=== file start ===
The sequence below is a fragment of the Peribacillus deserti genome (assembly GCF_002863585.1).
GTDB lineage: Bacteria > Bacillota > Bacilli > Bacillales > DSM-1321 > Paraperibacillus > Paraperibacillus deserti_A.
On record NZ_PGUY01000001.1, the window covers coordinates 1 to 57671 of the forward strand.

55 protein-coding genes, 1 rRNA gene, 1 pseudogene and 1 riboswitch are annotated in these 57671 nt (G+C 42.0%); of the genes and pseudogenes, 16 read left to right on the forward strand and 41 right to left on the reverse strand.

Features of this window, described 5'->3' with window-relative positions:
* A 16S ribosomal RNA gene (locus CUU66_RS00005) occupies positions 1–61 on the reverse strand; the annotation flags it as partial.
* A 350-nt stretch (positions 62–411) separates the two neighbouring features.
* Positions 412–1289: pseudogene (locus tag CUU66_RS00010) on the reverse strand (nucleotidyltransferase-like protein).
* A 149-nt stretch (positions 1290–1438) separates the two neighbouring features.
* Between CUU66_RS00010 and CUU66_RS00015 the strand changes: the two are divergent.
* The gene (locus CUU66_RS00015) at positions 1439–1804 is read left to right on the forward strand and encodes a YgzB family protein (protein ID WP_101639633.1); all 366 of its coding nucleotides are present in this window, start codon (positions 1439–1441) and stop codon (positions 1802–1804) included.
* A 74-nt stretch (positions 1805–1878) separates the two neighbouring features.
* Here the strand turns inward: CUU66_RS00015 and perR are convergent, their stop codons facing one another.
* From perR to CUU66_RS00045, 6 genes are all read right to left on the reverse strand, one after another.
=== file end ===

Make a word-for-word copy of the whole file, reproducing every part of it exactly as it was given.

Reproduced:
The sequence below is a fragment of the Peribacillus deserti genome (assembly GCF_002863585.1).
GTDB lineage: Bacteria > Bacillota > Bacilli > Bacillales > DSM-1321 > Paraperibacillus > Paraperibacillus deserti_A.
On record NZ_PGUY01000001.1, the window covers coordinates 1 to 57671 of the forward strand.

55 protein-coding genes, 1 rRNA gene, 1 pseudogene and 1 riboswitch are annotated in these 57671 nt (G+C 42.0%); of the genes and pseudogenes, 16 read left to right on the forward strand and 41 right to left on the reverse strand.

Features of this window, described 5'->3' with window-relative positions:
* A 16S ribosomal RNA gene (locus CUU66_RS00005) occupies positions 1–61 on the reverse strand; the annotation flags it as partial.
* A 350-nt stretch (positions 62–411) separates the two neighbouring features.
* Positions 412–1289: pseudogene (locus tag CUU66_RS00010) on the reverse strand (nucleotidyltransferase-like protein).
* A 149-nt stretch (positions 1290–1438) separates the two neighbouring features.
* Between CUU66_RS00010 and CUU66_RS00015 the strand changes: the two are divergent.
* The gene (locus CUU66_RS00015) at positions 1439–1804 is read left to right on the forward strand and encodes a YgzB family protein (protein ID WP_101639633.1); all 366 of its coding nucleotides are present in this window, start codon (positions 1439–1441) and stop codon (positions 1802–1804) included.
* A 74-nt stretch (positions 1805–1878) separates the two neighbouring features.
* Here the strand turns inward: CUU66_RS00015 and perR are convergent, their stop codons facing one another.
* From perR to CUU66_RS00045, 6 genes are all read right to left on the reverse strand, one after another.